This is cheating! At least if the goal is understanding how things work. It would be abhorrent to imagine a basic physics equation being adjusted as time progresses for the situation at hand. The speed of light in a vacuum doesn’t get to be different for you than for me or for last year versus this year.

Let's take for example the basic Cobb-Douglas production function used by economists as a starting point for relating economic production Y to labor L and capital K. The quantity A is a “total factor productivity” that has been thought -- largely due to efforts by Paul Romer -- to be related to innovation.

Y = A Lα Κ1-α

Here the parameter α is tuned to past data in order to reproduce values of Y. In economic studies, when the inelegant Cobb-Douglas function (or whatever is used as a replacement) doesn’t work well, for whatever reason, the approach is not to ask whether or not something might be fundamentally wrong about the premise behind the fit, but rather to add ever more bells and whistles until once again a sufficient fit is obtained, totally independent of any consideration of dimensional self-consistency.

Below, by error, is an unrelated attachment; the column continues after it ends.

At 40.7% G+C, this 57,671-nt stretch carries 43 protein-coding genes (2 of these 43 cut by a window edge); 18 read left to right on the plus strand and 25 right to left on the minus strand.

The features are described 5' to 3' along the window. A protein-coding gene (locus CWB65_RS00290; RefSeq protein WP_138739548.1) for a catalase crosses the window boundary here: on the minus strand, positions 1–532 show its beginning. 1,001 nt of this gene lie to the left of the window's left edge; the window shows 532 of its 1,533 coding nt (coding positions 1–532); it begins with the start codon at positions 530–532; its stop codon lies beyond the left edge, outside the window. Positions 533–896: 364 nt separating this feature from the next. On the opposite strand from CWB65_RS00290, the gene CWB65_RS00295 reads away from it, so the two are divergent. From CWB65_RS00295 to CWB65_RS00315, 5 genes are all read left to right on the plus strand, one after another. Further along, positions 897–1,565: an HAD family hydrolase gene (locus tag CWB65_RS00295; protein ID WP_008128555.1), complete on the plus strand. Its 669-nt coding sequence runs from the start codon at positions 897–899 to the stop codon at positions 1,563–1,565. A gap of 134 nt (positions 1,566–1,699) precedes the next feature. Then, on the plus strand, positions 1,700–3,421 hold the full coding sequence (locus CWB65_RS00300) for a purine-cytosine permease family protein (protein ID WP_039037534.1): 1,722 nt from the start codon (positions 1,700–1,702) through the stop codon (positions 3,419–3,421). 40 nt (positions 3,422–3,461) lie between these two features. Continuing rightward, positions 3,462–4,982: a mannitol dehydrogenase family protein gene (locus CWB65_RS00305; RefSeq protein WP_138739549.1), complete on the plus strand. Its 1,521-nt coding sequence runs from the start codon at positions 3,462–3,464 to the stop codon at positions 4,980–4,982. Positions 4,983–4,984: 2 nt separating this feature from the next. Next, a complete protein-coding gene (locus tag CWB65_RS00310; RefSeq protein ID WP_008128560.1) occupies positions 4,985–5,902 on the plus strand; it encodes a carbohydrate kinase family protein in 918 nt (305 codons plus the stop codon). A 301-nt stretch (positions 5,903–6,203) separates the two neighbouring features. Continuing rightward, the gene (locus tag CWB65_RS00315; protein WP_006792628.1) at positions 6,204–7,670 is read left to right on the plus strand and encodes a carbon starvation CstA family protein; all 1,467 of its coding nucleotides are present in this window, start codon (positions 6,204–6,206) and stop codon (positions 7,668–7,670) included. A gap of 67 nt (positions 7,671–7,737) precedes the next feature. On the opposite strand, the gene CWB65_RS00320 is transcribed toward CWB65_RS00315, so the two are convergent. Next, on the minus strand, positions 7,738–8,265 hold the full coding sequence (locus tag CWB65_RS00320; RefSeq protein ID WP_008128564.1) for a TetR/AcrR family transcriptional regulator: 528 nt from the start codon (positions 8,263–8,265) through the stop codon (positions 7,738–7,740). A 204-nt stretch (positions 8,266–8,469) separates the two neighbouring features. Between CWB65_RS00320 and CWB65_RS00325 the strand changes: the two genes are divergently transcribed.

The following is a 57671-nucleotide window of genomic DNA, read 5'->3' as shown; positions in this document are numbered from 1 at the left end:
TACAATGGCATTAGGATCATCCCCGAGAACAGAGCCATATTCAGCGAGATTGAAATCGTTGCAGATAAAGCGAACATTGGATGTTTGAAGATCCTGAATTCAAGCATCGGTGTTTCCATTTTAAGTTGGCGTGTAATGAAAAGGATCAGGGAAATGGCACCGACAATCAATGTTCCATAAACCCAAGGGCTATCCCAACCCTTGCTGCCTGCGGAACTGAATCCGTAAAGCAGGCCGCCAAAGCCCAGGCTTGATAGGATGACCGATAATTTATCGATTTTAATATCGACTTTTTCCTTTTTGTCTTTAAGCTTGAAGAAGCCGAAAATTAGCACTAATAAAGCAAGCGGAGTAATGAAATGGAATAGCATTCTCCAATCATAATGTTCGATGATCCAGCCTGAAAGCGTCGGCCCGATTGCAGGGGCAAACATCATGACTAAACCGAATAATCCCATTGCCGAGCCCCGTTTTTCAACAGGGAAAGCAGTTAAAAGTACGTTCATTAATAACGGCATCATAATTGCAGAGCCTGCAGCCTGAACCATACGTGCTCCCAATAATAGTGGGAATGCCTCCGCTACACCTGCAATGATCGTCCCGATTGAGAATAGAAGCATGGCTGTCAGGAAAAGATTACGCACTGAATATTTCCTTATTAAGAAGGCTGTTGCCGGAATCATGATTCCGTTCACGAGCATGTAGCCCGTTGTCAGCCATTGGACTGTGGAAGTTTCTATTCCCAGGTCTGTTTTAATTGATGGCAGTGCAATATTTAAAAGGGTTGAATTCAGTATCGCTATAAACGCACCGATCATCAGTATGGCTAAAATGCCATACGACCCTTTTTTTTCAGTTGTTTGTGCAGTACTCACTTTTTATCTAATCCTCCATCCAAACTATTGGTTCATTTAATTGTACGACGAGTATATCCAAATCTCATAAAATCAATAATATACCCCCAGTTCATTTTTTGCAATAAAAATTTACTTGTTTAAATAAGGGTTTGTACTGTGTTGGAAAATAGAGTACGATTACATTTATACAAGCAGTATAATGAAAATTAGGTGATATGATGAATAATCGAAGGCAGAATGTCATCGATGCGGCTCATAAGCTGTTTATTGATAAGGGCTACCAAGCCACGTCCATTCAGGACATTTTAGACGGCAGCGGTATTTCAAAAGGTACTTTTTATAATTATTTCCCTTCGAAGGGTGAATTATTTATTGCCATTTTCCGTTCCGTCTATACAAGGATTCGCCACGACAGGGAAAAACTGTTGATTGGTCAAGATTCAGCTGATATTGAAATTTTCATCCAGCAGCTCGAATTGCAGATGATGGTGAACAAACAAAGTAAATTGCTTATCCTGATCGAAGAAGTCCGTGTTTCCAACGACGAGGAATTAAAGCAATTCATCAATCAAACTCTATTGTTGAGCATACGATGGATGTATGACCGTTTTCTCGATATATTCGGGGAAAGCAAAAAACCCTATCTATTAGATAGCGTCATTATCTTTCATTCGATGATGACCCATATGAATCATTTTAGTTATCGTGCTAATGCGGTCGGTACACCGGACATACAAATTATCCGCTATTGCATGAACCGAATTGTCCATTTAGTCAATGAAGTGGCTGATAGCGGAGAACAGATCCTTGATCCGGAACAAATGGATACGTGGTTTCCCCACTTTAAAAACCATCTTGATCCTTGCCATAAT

For example, maybe a constant exponent α doesn’t provide a good fit unless A is allowed to change too according some equally complex function. Paul Romer introduced government stimulus of R&D to obtain this sort of example of complexity:

So many free parameters! With such a complex function one could replace labor with the historical population of rodents in Calcutta and tune A, α and β in such a manner that the Cobb-Douglas function would still reproduce beautiful timelines for Y. As John Von Neumann quipped With four parameters I can fit an elephant, and with five I can make him wiggle his trunk.